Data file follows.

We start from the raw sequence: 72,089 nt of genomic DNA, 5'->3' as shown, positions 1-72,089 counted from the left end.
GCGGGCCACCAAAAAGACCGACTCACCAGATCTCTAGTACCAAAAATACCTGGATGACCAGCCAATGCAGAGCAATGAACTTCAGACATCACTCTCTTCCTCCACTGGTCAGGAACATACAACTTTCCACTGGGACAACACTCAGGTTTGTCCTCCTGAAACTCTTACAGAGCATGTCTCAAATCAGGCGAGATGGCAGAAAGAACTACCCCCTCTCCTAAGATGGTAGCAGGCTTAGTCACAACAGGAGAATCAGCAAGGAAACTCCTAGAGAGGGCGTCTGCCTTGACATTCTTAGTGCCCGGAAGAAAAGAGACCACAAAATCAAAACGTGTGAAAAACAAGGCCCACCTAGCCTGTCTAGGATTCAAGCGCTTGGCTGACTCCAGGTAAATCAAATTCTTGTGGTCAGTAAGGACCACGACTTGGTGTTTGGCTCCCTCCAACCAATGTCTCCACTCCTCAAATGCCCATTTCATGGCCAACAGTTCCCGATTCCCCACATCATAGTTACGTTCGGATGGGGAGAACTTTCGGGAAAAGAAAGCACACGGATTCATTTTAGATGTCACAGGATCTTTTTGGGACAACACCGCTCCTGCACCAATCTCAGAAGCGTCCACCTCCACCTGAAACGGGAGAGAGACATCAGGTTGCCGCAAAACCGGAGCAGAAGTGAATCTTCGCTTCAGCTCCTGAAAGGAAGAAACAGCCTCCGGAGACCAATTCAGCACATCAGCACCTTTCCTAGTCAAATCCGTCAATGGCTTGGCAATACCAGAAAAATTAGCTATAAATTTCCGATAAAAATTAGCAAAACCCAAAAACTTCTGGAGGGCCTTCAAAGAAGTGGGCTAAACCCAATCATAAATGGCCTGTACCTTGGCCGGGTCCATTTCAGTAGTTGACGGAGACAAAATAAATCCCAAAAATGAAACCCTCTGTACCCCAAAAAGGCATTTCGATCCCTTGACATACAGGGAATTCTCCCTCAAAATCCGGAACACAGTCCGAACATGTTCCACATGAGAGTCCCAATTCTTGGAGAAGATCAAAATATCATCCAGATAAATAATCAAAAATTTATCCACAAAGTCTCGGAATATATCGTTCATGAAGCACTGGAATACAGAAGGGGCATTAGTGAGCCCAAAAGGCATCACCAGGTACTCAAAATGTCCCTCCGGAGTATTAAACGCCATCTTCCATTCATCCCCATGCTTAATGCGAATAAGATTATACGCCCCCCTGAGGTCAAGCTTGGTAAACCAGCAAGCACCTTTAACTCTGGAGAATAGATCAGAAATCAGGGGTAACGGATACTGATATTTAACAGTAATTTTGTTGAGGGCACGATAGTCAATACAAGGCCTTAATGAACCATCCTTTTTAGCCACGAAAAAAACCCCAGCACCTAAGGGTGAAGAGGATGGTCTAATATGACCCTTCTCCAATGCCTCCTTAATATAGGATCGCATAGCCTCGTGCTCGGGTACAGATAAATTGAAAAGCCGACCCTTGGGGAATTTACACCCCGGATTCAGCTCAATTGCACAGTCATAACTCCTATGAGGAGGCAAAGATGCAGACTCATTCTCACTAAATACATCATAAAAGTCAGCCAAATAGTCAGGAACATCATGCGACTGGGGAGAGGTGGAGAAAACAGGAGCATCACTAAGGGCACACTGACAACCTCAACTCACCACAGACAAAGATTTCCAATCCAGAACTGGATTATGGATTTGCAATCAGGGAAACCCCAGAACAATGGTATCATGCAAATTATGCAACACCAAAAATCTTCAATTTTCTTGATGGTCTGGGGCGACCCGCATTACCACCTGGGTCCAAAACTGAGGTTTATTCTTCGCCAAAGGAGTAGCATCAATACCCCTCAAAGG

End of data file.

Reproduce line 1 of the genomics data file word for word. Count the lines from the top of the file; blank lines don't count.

We start from the raw sequence: 72,089 nt of genomic DNA, 5'->3' as shown, positions 1-72,089 counted from the left end.